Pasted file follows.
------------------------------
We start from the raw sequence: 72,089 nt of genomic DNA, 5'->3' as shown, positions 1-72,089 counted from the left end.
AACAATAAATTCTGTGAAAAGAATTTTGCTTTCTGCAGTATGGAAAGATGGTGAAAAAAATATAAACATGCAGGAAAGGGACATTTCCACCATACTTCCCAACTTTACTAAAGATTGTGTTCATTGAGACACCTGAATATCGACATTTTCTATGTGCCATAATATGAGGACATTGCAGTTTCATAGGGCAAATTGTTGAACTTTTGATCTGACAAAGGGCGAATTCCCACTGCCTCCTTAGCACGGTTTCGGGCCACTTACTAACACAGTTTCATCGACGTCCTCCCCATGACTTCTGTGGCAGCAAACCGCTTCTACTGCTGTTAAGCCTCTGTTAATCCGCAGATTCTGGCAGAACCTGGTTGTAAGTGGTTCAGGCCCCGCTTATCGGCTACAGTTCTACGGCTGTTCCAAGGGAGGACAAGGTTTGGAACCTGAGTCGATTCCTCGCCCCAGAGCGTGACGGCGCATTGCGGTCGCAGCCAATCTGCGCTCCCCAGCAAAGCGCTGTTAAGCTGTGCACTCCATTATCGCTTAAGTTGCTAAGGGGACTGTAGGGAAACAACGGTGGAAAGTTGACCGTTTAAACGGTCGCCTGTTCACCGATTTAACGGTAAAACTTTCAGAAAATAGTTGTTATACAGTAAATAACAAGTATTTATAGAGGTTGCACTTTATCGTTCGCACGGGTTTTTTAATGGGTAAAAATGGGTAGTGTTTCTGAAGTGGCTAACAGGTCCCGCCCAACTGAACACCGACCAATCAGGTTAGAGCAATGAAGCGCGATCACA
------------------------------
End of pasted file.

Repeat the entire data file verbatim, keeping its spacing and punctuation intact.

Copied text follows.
We start from the raw sequence: 72,089 nt of genomic DNA, 5'->3' as shown, positions 1-72,089 counted from the left end.
AACAATAAATTCTGTGAAAAGAATTTTGCTTTCTGCAGTATGGAAAGATGGTGAAAAAAATATAAACATGCAGGAAAGGGACATTTCCACCATACTTCCCAACTTTACTAAAGATTGTGTTCATTGAGACACCTGAATATCGACATTTTCTATGTGCCATAATATGAGGACATTGCAGTTTCATAGGGCAAATTGTTGAACTTTTGATCTGACAAAGGGCGAATTCCCACTGCCTCCTTAGCACGGTTTCGGGCCACTTACTAACACAGTTTCATCGACGTCCTCCCCATGACTTCTGTGGCAGCAAACCGCTTCTACTGCTGTTAAGCCTCTGTTAATCCGCAGATTCTGGCAGAACCTGGTTGTAAGTGGTTCAGGCCCCGCTTATCGGCTACAGTTCTACGGCTGTTCCAAGGGAGGACAAGGTTTGGAACCTGAGTCGATTCCTCGCCCCAGAGCGTGACGGCGCATTGCGGTCGCAGCCAATCTGCGCTCCCCAGCAAAGCGCTGTTAAGCTGTGCACTCCATTATCGCTTAAGTTGCTAAGGGGACTGTAGGGAAACAACGGTGGAAAGTTGACCGTTTAAACGGTCGCCTGTTCACCGATTTAACGGTAAAACTTTCAGAAAATAGTTGTTATACAGTAAATAACAAGTATTTATAGAGGTTGCACTTTATCGTTCGCACGGGTTTTTTAATGGGTAAAAATGGGTAGTGTTTCTGAAGTGGCTAACAGGTCCCGCCCAACTGAACACCGACCAATCAGGTTAGAGCAATGAAGCGCGATCACA